by Dan Weyerhaeuser, Senior Pastor
“YES! It DOES! I’ve been amaz-!”
It was at that moment that Dr. McKay stopped talking, grinned, pointed his finger at me, and gave me a knowing look. Dr. Dave McKay, a former professor at TIU who is now with our Lord, taught “Communication Skills” to undergrad and graduate students for years at Trinity International University. On seven occasions, my wife Lisa served as Dave’s Teaching Assistant in this class.
Lisa has a Master’s Degree in Counseling Psychology and was in private practice as a counselor in Dave’s group for several years before we had children. It was through her (and Dave) that I learned about “accurate empathy” and the “verbal” listening skills that the R.E.A.D. communication strategy are based upon. For years as our youth pastor, I taught our students communication skills as a series for our youth group. It turned out to be a helpful series every time, because students learned to communicate better with the people in their worlds — something we all need, but especially adolescents.
So one day when I found myself in line at the cafeteria at TIU behind Dr. McKay, I thanked him for the impact of his class on students he had never met. Dave replied, “I have been surprised at how powerful that class has been in the lives of many students. I have heard again and again that it was one of the more important courses in their academic career for their own lives.”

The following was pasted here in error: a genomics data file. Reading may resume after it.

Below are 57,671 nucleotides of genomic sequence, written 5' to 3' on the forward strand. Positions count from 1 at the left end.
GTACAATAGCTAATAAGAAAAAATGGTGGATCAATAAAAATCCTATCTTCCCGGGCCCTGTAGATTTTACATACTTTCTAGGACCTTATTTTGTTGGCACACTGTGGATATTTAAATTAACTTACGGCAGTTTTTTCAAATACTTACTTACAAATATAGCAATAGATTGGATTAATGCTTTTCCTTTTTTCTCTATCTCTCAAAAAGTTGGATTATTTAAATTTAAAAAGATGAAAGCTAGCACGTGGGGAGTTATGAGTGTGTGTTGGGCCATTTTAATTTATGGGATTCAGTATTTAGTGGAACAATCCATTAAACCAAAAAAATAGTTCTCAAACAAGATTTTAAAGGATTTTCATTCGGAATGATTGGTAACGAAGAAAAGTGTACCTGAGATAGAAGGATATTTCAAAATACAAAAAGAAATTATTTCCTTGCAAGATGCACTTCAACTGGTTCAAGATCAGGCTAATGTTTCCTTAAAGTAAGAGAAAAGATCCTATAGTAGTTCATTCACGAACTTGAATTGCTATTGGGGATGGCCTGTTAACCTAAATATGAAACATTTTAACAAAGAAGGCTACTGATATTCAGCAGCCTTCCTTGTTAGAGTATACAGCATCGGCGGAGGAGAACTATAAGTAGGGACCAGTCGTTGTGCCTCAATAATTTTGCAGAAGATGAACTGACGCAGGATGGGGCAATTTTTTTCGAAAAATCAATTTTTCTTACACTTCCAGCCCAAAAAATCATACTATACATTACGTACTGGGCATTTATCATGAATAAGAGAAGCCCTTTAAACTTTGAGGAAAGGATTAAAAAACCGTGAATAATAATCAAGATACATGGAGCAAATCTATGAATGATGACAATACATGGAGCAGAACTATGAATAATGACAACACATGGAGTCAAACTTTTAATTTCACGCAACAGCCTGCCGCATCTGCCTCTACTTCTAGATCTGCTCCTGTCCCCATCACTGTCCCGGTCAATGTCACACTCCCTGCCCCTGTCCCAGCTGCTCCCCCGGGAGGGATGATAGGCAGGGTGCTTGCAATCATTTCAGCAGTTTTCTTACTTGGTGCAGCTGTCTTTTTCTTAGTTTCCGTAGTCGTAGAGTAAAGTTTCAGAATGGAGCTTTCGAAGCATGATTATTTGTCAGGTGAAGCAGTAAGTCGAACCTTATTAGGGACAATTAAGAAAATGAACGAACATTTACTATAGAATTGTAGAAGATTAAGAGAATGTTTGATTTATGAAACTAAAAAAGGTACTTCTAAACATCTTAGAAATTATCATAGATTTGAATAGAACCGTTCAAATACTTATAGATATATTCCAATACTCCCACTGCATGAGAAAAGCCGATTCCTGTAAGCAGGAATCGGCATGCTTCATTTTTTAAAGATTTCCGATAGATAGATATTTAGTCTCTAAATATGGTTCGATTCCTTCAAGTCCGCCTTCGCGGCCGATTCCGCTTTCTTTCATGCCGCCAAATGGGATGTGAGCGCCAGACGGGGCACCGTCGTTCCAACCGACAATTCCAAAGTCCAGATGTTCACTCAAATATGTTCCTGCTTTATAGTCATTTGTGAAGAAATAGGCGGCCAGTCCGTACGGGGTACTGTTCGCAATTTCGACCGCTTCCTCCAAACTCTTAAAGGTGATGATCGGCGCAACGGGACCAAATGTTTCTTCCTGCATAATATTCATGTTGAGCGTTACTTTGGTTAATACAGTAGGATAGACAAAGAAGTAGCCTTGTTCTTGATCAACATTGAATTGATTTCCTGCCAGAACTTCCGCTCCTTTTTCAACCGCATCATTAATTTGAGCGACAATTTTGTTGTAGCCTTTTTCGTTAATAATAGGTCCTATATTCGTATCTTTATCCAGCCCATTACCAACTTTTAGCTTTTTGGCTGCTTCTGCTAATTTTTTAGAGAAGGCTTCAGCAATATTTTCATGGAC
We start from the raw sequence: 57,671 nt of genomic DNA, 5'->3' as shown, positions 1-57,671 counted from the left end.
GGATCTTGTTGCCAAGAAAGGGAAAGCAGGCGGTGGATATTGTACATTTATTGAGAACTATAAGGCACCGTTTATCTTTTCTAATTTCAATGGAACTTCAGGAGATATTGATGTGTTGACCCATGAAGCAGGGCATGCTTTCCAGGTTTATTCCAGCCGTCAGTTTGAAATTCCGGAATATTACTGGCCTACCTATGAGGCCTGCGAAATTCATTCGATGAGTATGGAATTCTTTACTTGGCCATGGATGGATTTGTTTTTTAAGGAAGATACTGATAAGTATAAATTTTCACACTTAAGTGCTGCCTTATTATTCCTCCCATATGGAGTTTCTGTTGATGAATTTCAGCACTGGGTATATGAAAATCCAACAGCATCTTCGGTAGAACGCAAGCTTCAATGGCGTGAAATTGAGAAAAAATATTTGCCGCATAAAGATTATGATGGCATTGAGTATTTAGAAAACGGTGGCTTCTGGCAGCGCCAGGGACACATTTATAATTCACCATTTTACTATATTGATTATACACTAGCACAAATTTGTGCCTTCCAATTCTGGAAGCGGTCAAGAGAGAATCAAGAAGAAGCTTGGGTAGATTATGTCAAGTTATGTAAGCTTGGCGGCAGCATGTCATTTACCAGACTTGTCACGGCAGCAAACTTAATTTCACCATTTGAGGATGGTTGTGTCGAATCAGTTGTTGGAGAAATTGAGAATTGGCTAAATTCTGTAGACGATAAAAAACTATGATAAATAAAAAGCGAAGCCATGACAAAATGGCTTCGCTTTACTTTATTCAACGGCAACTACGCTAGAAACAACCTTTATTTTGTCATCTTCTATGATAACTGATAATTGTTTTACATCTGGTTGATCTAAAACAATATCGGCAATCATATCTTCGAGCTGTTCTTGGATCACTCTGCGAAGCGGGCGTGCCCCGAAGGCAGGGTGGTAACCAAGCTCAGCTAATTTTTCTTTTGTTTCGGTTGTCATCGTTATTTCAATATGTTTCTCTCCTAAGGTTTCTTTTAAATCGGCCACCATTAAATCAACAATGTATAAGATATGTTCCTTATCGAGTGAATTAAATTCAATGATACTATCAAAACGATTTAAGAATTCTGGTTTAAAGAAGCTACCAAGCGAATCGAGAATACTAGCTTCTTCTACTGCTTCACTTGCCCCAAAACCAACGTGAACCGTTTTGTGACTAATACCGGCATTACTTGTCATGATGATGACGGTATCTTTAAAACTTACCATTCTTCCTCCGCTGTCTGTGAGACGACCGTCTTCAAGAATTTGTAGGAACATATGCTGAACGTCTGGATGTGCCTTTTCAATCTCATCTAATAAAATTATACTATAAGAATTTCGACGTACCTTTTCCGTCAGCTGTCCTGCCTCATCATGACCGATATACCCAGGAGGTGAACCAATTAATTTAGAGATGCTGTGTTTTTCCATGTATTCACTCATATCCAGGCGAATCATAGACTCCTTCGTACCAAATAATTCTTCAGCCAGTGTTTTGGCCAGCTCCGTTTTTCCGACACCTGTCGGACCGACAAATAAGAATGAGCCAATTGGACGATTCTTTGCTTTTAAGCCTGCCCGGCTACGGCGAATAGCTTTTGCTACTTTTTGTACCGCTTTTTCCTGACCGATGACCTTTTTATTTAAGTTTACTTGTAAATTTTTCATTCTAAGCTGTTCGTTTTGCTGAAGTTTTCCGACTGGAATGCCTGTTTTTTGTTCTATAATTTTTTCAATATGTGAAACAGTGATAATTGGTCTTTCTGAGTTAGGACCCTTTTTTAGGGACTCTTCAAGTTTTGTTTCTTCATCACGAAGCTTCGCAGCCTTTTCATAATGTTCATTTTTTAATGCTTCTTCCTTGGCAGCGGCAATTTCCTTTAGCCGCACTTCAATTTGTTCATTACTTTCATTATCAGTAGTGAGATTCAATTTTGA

Without thinking about it, I responded with “E” (repeat the person’s “Experience”) and said, “That must feel gratifying.” Dave responded immediately “YES! It DOES. I’ve been amaz-” Then Dave suddenly stopped and noted what had just happened between the two of us. Without realizing it at first, he had felt heard, understood, and empathized and responded with a greater depth of feeling. I had drawn him into deeper sharing by practicing the very technique he was speaking about.
When he realized I had just practiced the very technique he had taught for so long, and that we were actually talking about, and it instantly opened him up more, he stopped, grinned, and pointed his finger at me as if to say, “You got me.”
The truth is, I wasn’t trying to be clever at all. I had become so accustomed to trying to listen to what people were sharing and feeding back to them not only what they had said but how they were feeling, that it happened automatically. Dave and I just found it funny that the person who first taught me how to be accurate in my empathy to help people feel heard, felt heard by my accurate empathy and was himself drawn to deeper sharing automatically.
One clarification: When people learn about “a conversation strategy,” one reaction can be that it feels manipulative. Especially when you begin naturally entering into peoples’ experiences, you are drawing close to them. It is healing for people to tell their story, and to have another person hear their story.
Repeat, enter into their Experience. We will see in a few weeks how validating their experience (Affirm) is powerful. As you get better as a listener, you realize you can practice “caring” more than you actually care. In other words, this can feel fake to some people. My answer is that a person can certainly listen with more skill than they love. However, Paul prayed that our “love would grow in knowledge and depth of insight.” If we want to love someone, we are learning with the R.E.A.D. strategy how to do it well.
Keep practicing. Today, don’t only Repeat what someone is saying, but summarize their Experience and feed it back to them. You will be loving better if you do.